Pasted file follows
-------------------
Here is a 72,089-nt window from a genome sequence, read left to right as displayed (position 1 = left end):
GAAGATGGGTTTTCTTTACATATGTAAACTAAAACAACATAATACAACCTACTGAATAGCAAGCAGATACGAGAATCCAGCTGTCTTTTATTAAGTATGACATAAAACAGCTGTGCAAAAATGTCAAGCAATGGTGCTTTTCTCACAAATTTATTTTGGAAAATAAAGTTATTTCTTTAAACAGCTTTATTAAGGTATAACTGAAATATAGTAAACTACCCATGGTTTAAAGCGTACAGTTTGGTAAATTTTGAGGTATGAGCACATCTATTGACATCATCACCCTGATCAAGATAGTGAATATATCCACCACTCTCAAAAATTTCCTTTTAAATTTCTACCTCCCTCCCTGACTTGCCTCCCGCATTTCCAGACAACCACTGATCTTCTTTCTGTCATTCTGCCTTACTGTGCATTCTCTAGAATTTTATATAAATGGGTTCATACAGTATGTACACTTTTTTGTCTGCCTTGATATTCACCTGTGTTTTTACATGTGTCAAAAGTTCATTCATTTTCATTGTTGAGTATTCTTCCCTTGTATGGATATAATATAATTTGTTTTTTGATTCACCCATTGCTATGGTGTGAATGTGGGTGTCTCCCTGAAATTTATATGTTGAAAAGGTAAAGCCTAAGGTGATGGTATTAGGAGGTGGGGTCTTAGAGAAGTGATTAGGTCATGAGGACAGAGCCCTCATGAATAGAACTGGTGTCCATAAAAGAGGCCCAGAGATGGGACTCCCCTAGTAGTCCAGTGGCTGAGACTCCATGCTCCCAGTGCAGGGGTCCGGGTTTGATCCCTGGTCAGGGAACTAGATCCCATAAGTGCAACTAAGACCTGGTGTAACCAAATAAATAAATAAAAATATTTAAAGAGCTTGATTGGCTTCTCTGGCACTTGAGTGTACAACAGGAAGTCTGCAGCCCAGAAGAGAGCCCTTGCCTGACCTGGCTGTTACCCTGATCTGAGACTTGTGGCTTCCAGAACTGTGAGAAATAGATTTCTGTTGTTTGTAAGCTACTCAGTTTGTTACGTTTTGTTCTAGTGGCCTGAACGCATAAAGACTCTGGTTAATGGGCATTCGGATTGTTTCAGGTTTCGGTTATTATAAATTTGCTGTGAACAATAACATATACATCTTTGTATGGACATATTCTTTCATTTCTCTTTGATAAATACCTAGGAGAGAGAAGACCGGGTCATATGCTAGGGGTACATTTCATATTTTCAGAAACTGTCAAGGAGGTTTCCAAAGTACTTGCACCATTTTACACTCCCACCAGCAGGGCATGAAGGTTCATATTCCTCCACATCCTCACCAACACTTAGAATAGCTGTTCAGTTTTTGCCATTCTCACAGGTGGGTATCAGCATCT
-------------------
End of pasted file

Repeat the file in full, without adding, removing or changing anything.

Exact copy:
Here is a 72,089-nt window from a genome sequence, read left to right as displayed (position 1 = left end):
GAAGATGGGTTTTCTTTACATATGTAAACTAAAACAACATAATACAACCTACTGAATAGCAAGCAGATACGAGAATCCAGCTGTCTTTTATTAAGTATGACATAAAACAGCTGTGCAAAAATGTCAAGCAATGGTGCTTTTCTCACAAATTTATTTTGGAAAATAAAGTTATTTCTTTAAACAGCTTTATTAAGGTATAACTGAAATATAGTAAACTACCCATGGTTTAAAGCGTACAGTTTGGTAAATTTTGAGGTATGAGCACATCTATTGACATCATCACCCTGATCAAGATAGTGAATATATCCACCACTCTCAAAAATTTCCTTTTAAATTTCTACCTCCCTCCCTGACTTGCCTCCCGCATTTCCAGACAACCACTGATCTTCTTTCTGTCATTCTGCCTTACTGTGCATTCTCTAGAATTTTATATAAATGGGTTCATACAGTATGTACACTTTTTTGTCTGCCTTGATATTCACCTGTGTTTTTACATGTGTCAAAAGTTCATTCATTTTCATTGTTGAGTATTCTTCCCTTGTATGGATATAATATAATTTGTTTTTTGATTCACCCATTGCTATGGTGTGAATGTGGGTGTCTCCCTGAAATTTATATGTTGAAAAGGTAAAGCCTAAGGTGATGGTATTAGGAGGTGGGGTCTTAGAGAAGTGATTAGGTCATGAGGACAGAGCCCTCATGAATAGAACTGGTGTCCATAAAAGAGGCCCAGAGATGGGACTCCCCTAGTAGTCCAGTGGCTGAGACTCCATGCTCCCAGTGCAGGGGTCCGGGTTTGATCCCTGGTCAGGGAACTAGATCCCATAAGTGCAACTAAGACCTGGTGTAACCAAATAAATAAATAAAAATATTTAAAGAGCTTGATTGGCTTCTCTGGCACTTGAGTGTACAACAGGAAGTCTGCAGCCCAGAAGAGAGCCCTTGCCTGACCTGGCTGTTACCCTGATCTGAGACTTGTGGCTTCCAGAACTGTGAGAAATAGATTTCTGTTGTTTGTAAGCTACTCAGTTTGTTACGTTTTGTTCTAGTGGCCTGAACGCATAAAGACTCTGGTTAATGGGCATTCGGATTGTTTCAGGTTTCGGTTATTATAAATTTGCTGTGAACAATAACATATACATCTTTGTATGGACATATTCTTTCATTTCTCTTTGATAAATACCTAGGAGAGAGAAGACCGGGTCATATGCTAGGGGTACATTTCATATTTTCAGAAACTGTCAAGGAGGTTTCCAAAGTACTTGCACCATTTTACACTCCCACCAGCAGGGCATGAAGGTTCATATTCCTCCACATCCTCACCAACACTTAGAATAGCTGTTCAGTTTTTGCCATTCTCACAGGTGGGTATCAGCATCT